Also might be good to know that the Spirit Moves title card says “Trunky doo.” This is almost certainly a mishearing or mispelling — on the same card they call Willa Mae Ricker “William” and imply that she is Frankie Manning’s wife (she wasn’t), and mix up the order of that dance with the California routine clip. They were not detail-oriented filmakers.

A Strange Ending

“Well, that explains the first two choruses,” you’re saying. “But what about the six box steps and entire phrase of shouts and knee slaps?”

Whenever I teach the Tranky Doo, I often joke that if you didn’t know its history, you’d think the first two choruses were choreographed with painstaking detail, and the last was choreographed when the dancers realized they had spent too much time on the first two and were late to teach it to the group.

Our ending for the Tranky Doo as it’s done on the modern dance floor is first shown in this clip of Al and Leon performing for one of their many television appearances with historian Marshall Stearns on the history of jazz and jazz dance.

Perform jazz dance with another person to live music enough, and there will come a time when you have to choreograph something super-fast, perhaps even while the song is playing (like when the band decides to play one more chorus than expected). We don’t know for sure whether this is the reason for the long, simple third chorus to the Tranky Doo choreography as it came to be, but I would not be surprised if the box-step-and-shout ending was Al and Leon’s quick-and-easy addition to make the routine longer for a performance.

Regardless, it’s part of the choreography now and is a great opportunity for variation and showcasing individualism. And at the very least, it gives you a chance to rest before doing the choreography again.

The “Frankie” Doo

In his later life, Frankie changed and added to the Tranky Doo. Many call this version the “Frankie Doo.” (But don’t let that make you forget that the original and the one we do today is also mostly the “Frankie Doo” because he choreographed the bulk of it.) Here’s the New York Swing Dance Society performing the longer choreography:


Did Frankie mind it that the Tranky Doo had changed over the years? Not as long as it “stayed in the same groove,” according to his book. “For Frankie it was alright for routines to change and change again. That is Jazz,” said Judy Pritchett, a swing-dance historian and Frankie’s longtime companion. “Frankie was alternately amused and appalled by attempts to codify steps and routines by the modern generation. Remember, he didn’t have to worry about accuracy or authenticity, that came naturally. All he had to do was his Frankie thing.”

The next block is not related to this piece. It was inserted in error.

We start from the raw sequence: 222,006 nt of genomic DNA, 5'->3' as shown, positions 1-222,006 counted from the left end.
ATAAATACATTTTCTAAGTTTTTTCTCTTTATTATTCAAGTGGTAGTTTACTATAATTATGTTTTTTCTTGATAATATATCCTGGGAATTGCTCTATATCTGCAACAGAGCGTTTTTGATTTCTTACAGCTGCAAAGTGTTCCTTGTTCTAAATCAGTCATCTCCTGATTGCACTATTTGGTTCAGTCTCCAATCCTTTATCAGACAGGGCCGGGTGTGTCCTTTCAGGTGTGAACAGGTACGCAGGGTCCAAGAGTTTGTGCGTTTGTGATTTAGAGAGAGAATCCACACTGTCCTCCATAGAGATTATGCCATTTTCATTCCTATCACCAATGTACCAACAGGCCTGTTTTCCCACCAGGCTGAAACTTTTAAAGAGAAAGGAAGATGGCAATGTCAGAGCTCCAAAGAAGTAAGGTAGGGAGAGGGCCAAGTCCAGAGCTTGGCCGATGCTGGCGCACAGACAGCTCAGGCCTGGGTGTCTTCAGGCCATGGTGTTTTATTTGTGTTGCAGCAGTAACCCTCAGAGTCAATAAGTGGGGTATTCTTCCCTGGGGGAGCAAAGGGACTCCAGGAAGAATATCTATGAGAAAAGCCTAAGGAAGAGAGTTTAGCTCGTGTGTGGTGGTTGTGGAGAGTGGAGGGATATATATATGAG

I witnessed this first hand; having taken two or three Big Apple classes from Frankie in the early 2000s, he taught the “choreography” differently every time.

So, there you have it. Even though there’s still some mystery to the Tranky Doo, we’ve hopefully cleared up some of it. And the mystery that remains just shows how the dance moves and shapes and changes in unknowable ways, remaining a dance touched by who knows how many invisible hands.

Special thanks to Michael Jagger, for the article’s inspiration, and Judy Pritchett and Margaret Batiuchok for their input.

14 responses to “The Mysterious History of the Tranky Doo”

  1. So that leaves me with the question of how you reconcile the claim that Pepsi Bethel choreographed it? You mention rumor, but said rumor was strong enough to make it to the Wikipedia article – where did this rumor come from? Of course Wikipedia doesn’t list a citation (#citationneeded) and I hate to speculate (which is easy to do given the facts here), but do you have any substantiated information about why Pepsi would claim credit or why someone with authority would attribute the choreography to Pepsi?

    • Great question. And, to be honest, one I will have to investigate further to give a good answer.